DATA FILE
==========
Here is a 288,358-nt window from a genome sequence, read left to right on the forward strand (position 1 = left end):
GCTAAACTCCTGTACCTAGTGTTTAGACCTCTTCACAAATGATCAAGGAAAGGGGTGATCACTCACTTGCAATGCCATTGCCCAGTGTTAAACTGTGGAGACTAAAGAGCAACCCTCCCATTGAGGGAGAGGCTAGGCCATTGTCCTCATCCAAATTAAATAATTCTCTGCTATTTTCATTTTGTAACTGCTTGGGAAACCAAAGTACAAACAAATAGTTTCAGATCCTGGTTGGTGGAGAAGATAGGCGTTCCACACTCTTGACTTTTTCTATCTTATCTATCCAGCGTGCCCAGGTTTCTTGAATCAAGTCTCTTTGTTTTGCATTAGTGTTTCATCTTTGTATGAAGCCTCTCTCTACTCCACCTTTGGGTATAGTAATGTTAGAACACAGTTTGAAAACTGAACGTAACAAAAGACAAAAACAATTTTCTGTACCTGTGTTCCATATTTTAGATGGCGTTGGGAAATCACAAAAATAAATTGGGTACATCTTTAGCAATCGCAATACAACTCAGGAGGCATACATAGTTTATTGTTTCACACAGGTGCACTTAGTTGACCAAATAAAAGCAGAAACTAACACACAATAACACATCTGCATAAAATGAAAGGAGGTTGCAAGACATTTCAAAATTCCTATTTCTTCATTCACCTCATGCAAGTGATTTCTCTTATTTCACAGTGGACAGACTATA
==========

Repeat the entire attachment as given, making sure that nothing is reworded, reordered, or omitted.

Here is a 288,358-nt window from a genome sequence, read left to right on the forward strand (position 1 = left end):
GCTAAACTCCTGTACCTAGTGTTTAGACCTCTTCACAAATGATCAAGGAAAGGGGTGATCACTCACTTGCAATGCCATTGCCCAGTGTTAAACTGTGGAGACTAAAGAGCAACCCTCCCATTGAGGGAGAGGCTAGGCCATTGTCCTCATCCAAATTAAATAATTCTCTGCTATTTTCATTTTGTAACTGCTTGGGAAACCAAAGTACAAACAAATAGTTTCAGATCCTGGTTGGTGGAGAAGATAGGCGTTCCACACTCTTGACTTTTTCTATCTTATCTATCCAGCGTGCCCAGGTTTCTTGAATCAAGTCTCTTTGTTTTGCATTAGTGTTTCATCTTTGTATGAAGCCTCTCTCTACTCCACCTTTGGGTATAGTAATGTTAGAACACAGTTTGAAAACTGAACGTAACAAAAGACAAAAACAATTTTCTGTACCTGTGTTCCATATTTTAGATGGCGTTGGGAAATCACAAAAATAAATTGGGTACATCTTTAGCAATCGCAATACAACTCAGGAGGCATACATAGTTTATTGTTTCACACAGGTGCACTTAGTTGACCAAATAAAAGCAGAAACTAACACACAATAACACATCTGCATAAAATGAAAGGAGGTTGCAAGACATTTCAAAATTCCTATTTCTTCATTCACCTCATGCAAGTGATTTCTCTTATTTCACAGTGGACAGACTATA